Responding to Yuval Levin on the future of more tax hikes


Yuval Levin is a reasonable guy. He looks at the above chart and draws a perfectly reasonable conclusion over at NRO:

The idea that you can leave today’s spending trajectory in place and pay for it with rising taxes is just a fantasy. Revenue is now a bit below its postwar average, but a return to that level (which CBO projects, again based on potentially dubious expectations of robust growth) would do precious little to address our coming fiscal calamity. What you see here is a spending problem, and it requires a spending solution. That’s not a matter of ideological preference but of the actual nature of our budget trends. … This is the problem to be solved. And it cannot be solved with tax increases, for reasons both political and economic. The Democrats have spent years arguing for a tax increase on the wealthy, now they’ve gotten it and basically gained nothing in the fiscal debate, and they aren’t getting any more tax increases. So can we get to work on the actual problem?

I think the answer from Democrats will be “No.” And here’s why:

1. Many on the left simply don’t believe or accept the numbers reflected in the chart. The spending number is driven by Medicare spending. And liberals now think the CBO is wildly exaggerating the cost of Medicare going forward.

2. Many liberals think the U.S. can afford to raise taxes dramatically from current levels. Research from liberal economists Peter Diamond and Emmanuel Saez suggests — wrongly, I believe — the top marginal rate could go to at least 70% without hurting economic growth.

3. Another example: The liberal Economic Policy Institute has created a model budget through 2035. It pegs spending at 27.8% of GDP (40% above its postwar average) and revenue at 24.1% (a third above its postwar average).

And the increased revenue comes almost entirely by raising taxes on the wealthy and on business including a) letting the Bush upper-income tax cuts expire, b) adding a 5.4% millionaire surcharge, and c) taxing all investment income at labor income rates. Clearly liberals think their tax-hike strategy has plenty of room to run, even though it makes our lopsided tax code even more distorted. They believe the long-term fiscal problem can be solved with a big helping of tax hikes and some IPAB cost controls lightly sprinkled in.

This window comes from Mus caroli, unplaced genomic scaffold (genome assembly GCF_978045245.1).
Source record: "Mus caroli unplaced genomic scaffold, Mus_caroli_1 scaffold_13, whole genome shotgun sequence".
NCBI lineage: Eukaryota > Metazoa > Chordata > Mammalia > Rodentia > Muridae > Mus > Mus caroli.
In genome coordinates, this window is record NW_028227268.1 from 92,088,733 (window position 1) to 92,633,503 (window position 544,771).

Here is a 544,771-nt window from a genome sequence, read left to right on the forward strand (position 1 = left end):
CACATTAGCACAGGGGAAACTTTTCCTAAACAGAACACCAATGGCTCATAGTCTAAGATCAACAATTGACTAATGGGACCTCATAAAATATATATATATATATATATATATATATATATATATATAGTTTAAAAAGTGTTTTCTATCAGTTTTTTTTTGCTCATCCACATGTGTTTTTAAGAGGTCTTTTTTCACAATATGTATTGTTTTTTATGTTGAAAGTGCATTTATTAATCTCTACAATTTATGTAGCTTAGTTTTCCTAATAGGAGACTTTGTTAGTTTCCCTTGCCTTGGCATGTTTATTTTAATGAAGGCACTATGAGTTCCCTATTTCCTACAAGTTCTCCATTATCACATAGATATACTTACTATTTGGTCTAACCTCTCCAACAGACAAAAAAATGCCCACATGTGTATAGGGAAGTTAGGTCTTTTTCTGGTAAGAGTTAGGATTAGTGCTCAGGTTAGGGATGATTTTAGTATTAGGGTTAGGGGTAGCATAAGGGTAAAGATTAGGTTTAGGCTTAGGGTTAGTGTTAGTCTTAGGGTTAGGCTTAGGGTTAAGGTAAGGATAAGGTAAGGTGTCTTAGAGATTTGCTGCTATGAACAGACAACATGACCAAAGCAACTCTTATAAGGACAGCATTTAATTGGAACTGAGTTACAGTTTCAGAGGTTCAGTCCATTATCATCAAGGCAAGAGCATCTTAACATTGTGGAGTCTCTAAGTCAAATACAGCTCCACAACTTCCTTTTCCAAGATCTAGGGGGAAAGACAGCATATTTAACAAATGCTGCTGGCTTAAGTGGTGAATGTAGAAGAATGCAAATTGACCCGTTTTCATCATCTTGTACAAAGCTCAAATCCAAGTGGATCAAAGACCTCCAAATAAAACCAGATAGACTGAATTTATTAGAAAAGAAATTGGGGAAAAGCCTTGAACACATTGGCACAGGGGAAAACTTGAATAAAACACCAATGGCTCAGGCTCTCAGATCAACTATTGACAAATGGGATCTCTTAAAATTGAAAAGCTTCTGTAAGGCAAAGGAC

4. Is it true that liberals “aren’t getting any more tax increases”? I argued earlier today that President Obama may get some more tax hikes as part of the sequester/debt ceiling battle. But beyond that, what happens in a debt/dollar crisis? At that point, as we have seen in Europe, the politicians will include tax hikes as part of — or even the bulk of — of any austerity program. Bring on the value-added tax.

I hope Yuval is right, and he would be in a Washington where economic reality prevailed. But the evidence at hand would suggest that is not the case.

5 thoughts on “Responding to Yuval Levin on the future of more tax hikes

  1. I agree with Yuval. Wanting is not the same as getting. I don’t see a majority in either house voting for middle class tax increases at this point. Obama campaigned exclusively on taxing the rich. Now that is done, it seems like it would be politically very difficult to go back for more.

  2. Item #2 above – I can see how someone can make that assumption…since the US is stagnant and has extremely little to no economic growth you could raise taxes rates to 70% and you would still have extremely little to no economic growth. I guess the estimator never included negative growth due to increased taxes?

  3. Revenue at 21.6% of GDP in 2021? 24.1% in 2035? Man, that is just some bad forecasting right there.

    I wonder how they justify a forecast where revenue is at unprecedented levels.

  4. Question:

    Let’s take the statement that the CBO is over-estimating Medicare costs going forward at face value. Assume that is absolutely, 100% correct.

    My question is: why is that a bad thing? Shouldn’t we plan for higher spending?

    It seems to me that if one plans for higher costs, then, if those costs come in below what he was planning on, he has some extra cash. Conversely, if costs come in greater than what he planned, he needs to scrounge up some extra cash.

    • Congress never plans for higher costs because if they did, they would never get the spending passed in the first place. In 1965, Congress created Medicare by asserting that costs in 1990 would be $9 Billion. They were, of course, almost 8 times that projection. Had they owned up to a $67 billion projection, they could never have passed the bill. Honesty doesn’t pay when you work in Congress.

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